History of the Menzenschwand radon cure
and the development of the thermal springs of St. Blasien-Menzenschwand
The idea of using radon-containing water in Menzenschwand for therapeutic purposes dates back to 1970.
It was not until 1970 that radon-containing water with a radon content of 1130 Bq/l was discovered in the Krunkelbach valley, which was drilled into the granite. This medicinal water formed the basis for the radon spa project, which was valued at the time at around 75 million euros. In addition to the spa with a health resort, large hotel complexes were to be built. The plans eventually failed because the citizens, the municipality and the investors did not agree on the size and scope of the project.
Almost thirty years later, the idea of the radon spa was taken up again. In 1998, the St. Blasien town council, in collaboration with the citizens, developed a model that allows any interested party to participate directly in the project in the form of an "association". With these associates, it was achieved that the new radon spa was not only desired but also "supported" by the population, both financially and psychologically.
With total funding of EUR 6 104 000, citizens have so far contributed EUR 640 000.
Radonbad Menzenschwand Beteiligungs-GmbH" was founded as a general partner of "Radonbad Menzenschwand GmbH & Co. KG" on 27.08.2003 by notarisation of contracts at the notary's office in St. Blasien. The company was registered on 23.10.2003 under the number HRB 195 St. Blasien and the GmbH & Co. KG was entered in the commercial register of the district court of Waldshut-Tiengen on 29.10.2003 under the number HRA273.
At a public hearing on 16 December 2003, the city and local council entrusted the company 'Radonbad Menzenschwand GmbH & Co.KG' with the management of the Radon Revital Bad in St. Blasien-Menzenschwand.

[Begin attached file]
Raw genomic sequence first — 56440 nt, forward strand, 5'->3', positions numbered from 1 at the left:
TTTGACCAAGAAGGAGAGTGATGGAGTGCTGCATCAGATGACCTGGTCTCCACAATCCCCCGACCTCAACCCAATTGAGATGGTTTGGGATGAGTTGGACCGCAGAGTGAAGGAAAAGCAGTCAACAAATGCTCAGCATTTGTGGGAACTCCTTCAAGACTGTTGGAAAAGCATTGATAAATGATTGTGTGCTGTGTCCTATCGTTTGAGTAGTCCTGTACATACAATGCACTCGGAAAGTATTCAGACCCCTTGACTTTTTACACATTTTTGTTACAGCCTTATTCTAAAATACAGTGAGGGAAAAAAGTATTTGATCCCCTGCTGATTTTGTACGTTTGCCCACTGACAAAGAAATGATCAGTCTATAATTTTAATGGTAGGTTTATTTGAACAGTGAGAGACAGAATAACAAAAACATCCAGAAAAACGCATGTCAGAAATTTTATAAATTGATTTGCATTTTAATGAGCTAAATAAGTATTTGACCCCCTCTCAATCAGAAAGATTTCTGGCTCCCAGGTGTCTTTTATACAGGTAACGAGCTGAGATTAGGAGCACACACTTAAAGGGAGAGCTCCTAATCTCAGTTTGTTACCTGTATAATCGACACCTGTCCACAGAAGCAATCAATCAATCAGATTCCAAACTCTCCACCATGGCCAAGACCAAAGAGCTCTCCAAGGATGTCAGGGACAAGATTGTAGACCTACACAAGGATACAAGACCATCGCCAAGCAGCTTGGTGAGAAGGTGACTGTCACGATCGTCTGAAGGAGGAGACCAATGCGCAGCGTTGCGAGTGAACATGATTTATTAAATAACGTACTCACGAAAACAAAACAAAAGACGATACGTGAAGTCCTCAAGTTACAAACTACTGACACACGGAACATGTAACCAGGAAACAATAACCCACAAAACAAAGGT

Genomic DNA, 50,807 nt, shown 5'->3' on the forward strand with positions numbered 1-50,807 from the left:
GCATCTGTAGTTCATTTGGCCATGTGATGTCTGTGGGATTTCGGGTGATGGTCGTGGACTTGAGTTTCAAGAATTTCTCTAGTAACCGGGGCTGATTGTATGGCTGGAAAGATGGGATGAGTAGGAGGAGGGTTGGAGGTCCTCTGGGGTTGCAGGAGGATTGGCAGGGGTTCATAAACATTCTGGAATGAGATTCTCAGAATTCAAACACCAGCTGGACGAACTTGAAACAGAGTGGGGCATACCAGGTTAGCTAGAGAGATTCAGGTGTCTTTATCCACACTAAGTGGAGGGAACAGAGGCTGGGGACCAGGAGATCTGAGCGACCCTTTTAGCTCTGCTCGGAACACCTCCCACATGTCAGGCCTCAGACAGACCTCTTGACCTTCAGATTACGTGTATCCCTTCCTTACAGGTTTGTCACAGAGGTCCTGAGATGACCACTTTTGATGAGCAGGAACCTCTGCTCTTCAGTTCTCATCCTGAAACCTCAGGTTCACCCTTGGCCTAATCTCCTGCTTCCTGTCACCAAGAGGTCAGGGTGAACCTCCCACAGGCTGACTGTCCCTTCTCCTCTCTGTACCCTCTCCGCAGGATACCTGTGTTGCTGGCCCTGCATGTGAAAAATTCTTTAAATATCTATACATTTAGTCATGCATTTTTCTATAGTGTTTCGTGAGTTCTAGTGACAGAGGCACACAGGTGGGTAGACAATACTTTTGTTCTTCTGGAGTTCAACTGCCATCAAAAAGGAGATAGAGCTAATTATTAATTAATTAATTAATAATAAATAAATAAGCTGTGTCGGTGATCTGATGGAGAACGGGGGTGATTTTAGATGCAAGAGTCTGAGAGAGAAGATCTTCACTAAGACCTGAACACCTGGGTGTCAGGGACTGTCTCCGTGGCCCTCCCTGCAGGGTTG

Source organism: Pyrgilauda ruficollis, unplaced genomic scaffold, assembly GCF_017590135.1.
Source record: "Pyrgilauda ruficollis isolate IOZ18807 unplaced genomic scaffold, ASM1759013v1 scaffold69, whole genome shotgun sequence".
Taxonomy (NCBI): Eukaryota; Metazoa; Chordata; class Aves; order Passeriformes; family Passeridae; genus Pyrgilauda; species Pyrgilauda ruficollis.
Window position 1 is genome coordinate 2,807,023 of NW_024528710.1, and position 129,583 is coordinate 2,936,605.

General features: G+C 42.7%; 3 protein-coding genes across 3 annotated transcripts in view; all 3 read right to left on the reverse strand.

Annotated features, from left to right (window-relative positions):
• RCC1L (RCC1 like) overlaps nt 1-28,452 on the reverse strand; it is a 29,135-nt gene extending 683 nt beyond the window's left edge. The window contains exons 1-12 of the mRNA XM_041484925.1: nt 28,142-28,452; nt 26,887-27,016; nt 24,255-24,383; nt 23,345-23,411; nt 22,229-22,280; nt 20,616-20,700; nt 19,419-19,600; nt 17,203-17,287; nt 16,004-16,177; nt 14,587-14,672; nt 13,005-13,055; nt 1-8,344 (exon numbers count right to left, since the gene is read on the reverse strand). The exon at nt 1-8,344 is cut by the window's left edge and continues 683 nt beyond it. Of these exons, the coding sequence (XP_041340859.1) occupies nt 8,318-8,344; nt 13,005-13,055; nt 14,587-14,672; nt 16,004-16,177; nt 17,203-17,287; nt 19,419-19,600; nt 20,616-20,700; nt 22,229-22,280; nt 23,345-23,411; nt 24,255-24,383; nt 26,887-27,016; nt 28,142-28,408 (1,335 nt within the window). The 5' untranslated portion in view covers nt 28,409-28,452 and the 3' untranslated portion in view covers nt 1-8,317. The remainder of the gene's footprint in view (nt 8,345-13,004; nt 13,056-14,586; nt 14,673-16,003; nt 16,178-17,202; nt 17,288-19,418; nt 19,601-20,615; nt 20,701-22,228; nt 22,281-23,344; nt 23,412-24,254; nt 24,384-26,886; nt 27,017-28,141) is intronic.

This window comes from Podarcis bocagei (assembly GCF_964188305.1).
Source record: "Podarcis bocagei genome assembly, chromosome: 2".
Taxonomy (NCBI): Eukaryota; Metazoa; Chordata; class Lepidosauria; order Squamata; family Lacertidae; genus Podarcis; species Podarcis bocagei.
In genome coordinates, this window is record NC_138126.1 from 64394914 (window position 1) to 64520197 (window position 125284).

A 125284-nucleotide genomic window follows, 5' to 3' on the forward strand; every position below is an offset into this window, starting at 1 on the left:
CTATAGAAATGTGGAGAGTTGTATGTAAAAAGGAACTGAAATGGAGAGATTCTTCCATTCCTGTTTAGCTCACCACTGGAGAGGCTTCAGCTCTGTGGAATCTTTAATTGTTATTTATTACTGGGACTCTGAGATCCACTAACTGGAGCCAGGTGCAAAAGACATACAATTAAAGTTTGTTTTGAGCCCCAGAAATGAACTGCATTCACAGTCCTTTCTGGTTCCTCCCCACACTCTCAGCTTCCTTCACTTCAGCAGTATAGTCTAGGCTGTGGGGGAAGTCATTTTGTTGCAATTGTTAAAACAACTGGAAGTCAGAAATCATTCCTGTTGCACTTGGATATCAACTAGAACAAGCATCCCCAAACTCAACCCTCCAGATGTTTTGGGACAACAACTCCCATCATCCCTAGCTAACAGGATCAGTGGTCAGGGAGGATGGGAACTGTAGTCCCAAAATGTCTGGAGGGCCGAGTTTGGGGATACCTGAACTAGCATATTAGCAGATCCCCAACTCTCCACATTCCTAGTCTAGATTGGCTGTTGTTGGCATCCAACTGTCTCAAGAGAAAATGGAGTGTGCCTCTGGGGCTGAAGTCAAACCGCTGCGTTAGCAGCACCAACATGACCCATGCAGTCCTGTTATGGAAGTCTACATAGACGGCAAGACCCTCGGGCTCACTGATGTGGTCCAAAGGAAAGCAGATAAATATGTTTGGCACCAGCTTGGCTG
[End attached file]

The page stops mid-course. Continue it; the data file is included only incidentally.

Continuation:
|Local council construction decision :||11th September 2001|
|Receipt of the building permit :||23rd July 2003|
|First stone:||1st October 2003|
|Construction begins:||10th March 2004|
|Inauguration:||3rd September 2004|
|Opening :||9-10th October 2005|
|First day of activity||11th October 2005|
|First Menzenschwand Congress :||6-7th October 2006|
The spa and its architecture
Freiburger Stadtbau GmbH, in cooperation with the Freiburg architectural office Detlef Sacker, was awarded first prize for its innovative design in a European architectural competition and also won the contract for the construction of the spa.
The building is divided into three areas:
In the centre of the bath is the bathing area with a hot water pool, whirlpool and adjacent rest areas. The outdoor swimming pool is accessible via an airlock. The bath has a total area of 240 square meters of water. The transparent entrance area with service, surveillance, catering and cashier is located in front of the pool.
In the east wing of the building there are therapy rooms and baths for physiotherapy and radon therapy. In the west wing there is a wellness area with various sauna cabins and relaxation rooms. The attractively designed garden, which is directly accessible from the saunas, has an outdoor sauna and a graduation building.
Due to the height of the building and the smooth transitions between the interior and exterior, the complex blends harmoniously into nature without the need for major landscaping measures.
Bath and sauna guests have the possibility to switch from the inside to the outside of the building. The indoor swimming pool and sauna area extend to the outside and offer a breath-taking view of the landscape. Sunbathing and relaxing on the terrace are not only possible in summer but also in winter, as the dark stone of the terrace heat and thus creates a pleasant atmosphere even after sunset or without direct sunlight.
In the outdoor bathing area, a barefoot path for extraordinary sensory experiences has been created in the heath, which has been largely left in its natural state. The path also offers visual stimulation through sculptures in the green area of the resort. In a hushed atmosphere, visitors can enjoy the view of the Alb valley, which blends in with the rest of the landscape, and forget everyday life.